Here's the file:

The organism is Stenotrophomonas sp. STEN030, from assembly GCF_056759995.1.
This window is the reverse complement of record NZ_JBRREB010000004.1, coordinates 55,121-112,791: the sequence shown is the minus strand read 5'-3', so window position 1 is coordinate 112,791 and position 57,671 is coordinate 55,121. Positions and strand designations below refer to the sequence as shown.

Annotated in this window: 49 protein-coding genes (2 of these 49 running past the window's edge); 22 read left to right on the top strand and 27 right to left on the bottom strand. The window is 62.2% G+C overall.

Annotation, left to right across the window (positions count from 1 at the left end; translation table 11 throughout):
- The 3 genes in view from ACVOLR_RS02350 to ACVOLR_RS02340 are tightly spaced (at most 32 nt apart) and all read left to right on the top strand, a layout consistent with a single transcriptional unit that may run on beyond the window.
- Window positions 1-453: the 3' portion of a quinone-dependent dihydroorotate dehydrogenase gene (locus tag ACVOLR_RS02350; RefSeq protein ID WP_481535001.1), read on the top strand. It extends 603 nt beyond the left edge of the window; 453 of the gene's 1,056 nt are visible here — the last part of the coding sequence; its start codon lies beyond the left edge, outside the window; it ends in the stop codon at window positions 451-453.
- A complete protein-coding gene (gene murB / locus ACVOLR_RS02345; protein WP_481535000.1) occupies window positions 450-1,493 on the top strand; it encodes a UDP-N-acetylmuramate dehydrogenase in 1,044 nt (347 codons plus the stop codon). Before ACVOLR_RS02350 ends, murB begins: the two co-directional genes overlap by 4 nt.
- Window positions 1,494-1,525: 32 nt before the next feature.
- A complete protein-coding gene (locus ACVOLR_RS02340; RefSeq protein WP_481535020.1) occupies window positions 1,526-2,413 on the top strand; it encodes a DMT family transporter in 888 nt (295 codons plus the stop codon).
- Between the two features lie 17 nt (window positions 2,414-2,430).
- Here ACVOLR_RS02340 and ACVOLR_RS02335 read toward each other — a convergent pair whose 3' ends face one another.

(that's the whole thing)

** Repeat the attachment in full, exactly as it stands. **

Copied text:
The organism is Stenotrophomonas sp. STEN030, from assembly GCF_056759995.1.
This window is the reverse complement of record NZ_JBRREB010000004.1, coordinates 55,121-112,791: the sequence shown is the minus strand read 5'-3', so window position 1 is coordinate 112,791 and position 57,671 is coordinate 55,121. Positions and strand designations below refer to the sequence as shown.

Annotated in this window: 49 protein-coding genes (2 of these 49 running past the window's edge); 22 read left to right on the top strand and 27 right to left on the bottom strand. The window is 62.2% G+C overall.

Annotation, left to right across the window (positions count from 1 at the left end; translation table 11 throughout):
- The 3 genes in view from ACVOLR_RS02350 to ACVOLR_RS02340 are tightly spaced (at most 32 nt apart) and all read left to right on the top strand, a layout consistent with a single transcriptional unit that may run on beyond the window.
- Window positions 1-453: the 3' portion of a quinone-dependent dihydroorotate dehydrogenase gene (locus tag ACVOLR_RS02350; RefSeq protein ID WP_481535001.1), read on the top strand. It extends 603 nt beyond the left edge of the window; 453 of the gene's 1,056 nt are visible here — the last part of the coding sequence; its start codon lies beyond the left edge, outside the window; it ends in the stop codon at window positions 451-453.
- A complete protein-coding gene (gene murB / locus ACVOLR_RS02345; protein WP_481535000.1) occupies window positions 450-1,493 on the top strand; it encodes a UDP-N-acetylmuramate dehydrogenase in 1,044 nt (347 codons plus the stop codon). Before ACVOLR_RS02350 ends, murB begins: the two co-directional genes overlap by 4 nt.
- Window positions 1,494-1,525: 32 nt before the next feature.
- A complete protein-coding gene (locus ACVOLR_RS02340; RefSeq protein WP_481535020.1) occupies window positions 1,526-2,413 on the top strand; it encodes a DMT family transporter in 888 nt (295 codons plus the stop codon).
- Between the two features lie 17 nt (window positions 2,414-2,430).
- Here ACVOLR_RS02340 and ACVOLR_RS02335 read toward each other — a convergent pair whose 3' ends face one another.